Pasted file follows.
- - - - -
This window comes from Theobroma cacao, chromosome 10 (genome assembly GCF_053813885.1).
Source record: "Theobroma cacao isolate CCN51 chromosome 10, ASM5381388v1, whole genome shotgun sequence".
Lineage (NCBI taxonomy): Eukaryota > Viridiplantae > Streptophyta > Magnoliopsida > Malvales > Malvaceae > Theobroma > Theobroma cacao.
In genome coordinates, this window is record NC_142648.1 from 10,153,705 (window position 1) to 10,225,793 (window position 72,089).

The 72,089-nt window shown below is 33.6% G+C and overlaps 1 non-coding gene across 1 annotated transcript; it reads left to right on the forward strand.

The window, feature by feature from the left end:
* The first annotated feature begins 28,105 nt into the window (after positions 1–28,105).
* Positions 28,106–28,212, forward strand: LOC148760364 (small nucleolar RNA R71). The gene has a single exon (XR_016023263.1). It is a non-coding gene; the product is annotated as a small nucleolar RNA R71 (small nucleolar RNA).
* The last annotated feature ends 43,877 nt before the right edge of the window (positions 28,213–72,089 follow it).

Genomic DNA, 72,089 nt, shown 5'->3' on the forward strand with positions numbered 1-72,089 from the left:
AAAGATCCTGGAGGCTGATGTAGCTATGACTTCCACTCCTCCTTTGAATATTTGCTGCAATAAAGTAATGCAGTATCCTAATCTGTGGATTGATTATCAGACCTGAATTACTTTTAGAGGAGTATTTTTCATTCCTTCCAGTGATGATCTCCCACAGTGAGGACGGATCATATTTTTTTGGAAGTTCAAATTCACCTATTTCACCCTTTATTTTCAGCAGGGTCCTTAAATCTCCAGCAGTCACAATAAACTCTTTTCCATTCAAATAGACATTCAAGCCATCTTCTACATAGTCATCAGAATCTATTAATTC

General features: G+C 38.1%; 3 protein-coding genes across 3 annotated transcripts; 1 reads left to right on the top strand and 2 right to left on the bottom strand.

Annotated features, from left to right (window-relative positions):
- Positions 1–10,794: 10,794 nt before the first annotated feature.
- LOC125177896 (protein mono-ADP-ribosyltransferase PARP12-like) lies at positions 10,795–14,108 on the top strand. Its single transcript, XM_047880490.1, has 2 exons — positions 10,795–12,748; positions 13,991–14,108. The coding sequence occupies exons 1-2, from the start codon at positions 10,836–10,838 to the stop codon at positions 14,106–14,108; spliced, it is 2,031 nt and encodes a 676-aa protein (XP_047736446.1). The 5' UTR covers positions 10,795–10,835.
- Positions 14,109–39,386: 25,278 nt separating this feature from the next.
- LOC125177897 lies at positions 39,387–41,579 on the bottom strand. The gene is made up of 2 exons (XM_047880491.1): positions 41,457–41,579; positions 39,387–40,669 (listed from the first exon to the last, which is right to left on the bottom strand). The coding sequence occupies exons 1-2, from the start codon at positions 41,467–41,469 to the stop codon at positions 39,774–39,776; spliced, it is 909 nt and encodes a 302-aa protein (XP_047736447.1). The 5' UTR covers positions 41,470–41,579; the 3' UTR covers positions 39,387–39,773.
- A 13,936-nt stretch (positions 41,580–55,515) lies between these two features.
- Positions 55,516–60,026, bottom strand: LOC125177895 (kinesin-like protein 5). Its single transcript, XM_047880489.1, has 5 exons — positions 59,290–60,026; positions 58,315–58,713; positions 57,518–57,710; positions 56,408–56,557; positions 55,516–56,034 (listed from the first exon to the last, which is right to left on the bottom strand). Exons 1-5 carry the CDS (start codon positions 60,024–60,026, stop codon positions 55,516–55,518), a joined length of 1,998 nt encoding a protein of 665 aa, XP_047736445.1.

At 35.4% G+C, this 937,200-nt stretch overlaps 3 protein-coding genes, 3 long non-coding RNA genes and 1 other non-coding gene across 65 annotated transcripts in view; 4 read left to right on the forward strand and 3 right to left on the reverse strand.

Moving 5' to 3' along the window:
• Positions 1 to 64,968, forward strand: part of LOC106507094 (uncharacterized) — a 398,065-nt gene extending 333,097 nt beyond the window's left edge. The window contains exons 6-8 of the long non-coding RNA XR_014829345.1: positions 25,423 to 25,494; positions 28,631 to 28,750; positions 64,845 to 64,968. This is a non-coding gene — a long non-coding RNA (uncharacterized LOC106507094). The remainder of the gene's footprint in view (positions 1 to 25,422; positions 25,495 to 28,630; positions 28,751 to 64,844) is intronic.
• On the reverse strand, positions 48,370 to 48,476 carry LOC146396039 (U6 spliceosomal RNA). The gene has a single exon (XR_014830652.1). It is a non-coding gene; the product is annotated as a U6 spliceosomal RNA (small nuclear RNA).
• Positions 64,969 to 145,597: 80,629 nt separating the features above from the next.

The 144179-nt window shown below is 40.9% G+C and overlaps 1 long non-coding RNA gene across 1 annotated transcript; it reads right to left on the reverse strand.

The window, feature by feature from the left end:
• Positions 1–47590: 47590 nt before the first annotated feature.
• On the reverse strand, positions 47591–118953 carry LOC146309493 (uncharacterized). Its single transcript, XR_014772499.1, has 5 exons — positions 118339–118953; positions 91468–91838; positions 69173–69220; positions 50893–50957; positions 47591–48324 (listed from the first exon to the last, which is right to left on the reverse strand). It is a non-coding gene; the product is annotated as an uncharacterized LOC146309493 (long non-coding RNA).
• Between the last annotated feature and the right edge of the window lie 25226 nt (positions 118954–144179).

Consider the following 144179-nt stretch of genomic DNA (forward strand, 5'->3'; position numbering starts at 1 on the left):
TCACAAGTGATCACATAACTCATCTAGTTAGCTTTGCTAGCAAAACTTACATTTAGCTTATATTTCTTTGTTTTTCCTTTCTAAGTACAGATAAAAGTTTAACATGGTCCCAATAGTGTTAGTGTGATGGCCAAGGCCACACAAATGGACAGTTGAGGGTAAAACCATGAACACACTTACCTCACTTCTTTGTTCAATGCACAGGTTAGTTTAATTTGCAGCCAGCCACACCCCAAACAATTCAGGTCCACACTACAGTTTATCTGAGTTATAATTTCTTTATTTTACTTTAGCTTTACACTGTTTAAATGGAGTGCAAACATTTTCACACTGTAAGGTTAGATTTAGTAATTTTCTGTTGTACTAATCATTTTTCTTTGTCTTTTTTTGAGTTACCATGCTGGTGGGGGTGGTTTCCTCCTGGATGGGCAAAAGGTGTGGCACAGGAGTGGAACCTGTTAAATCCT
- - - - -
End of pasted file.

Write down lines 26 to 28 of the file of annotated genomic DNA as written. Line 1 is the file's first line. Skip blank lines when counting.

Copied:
The window, feature by feature from the left end:
• Positions 1–47590: 47590 nt before the first annotated feature.
• On the reverse strand, positions 47591–118953 carry LOC146309493 (uncharacterized). Its single transcript, XR_014772499.1, has 5 exons — positions 118339–118953; positions 91468–91838; positions 69173–69220; positions 50893–50957; positions 47591–48324 (listed from the first exon to the last, which is right to left on the reverse strand). It is a non-coding gene; the product is annotated as an uncharacterized LOC146309493 (long non-coding RNA).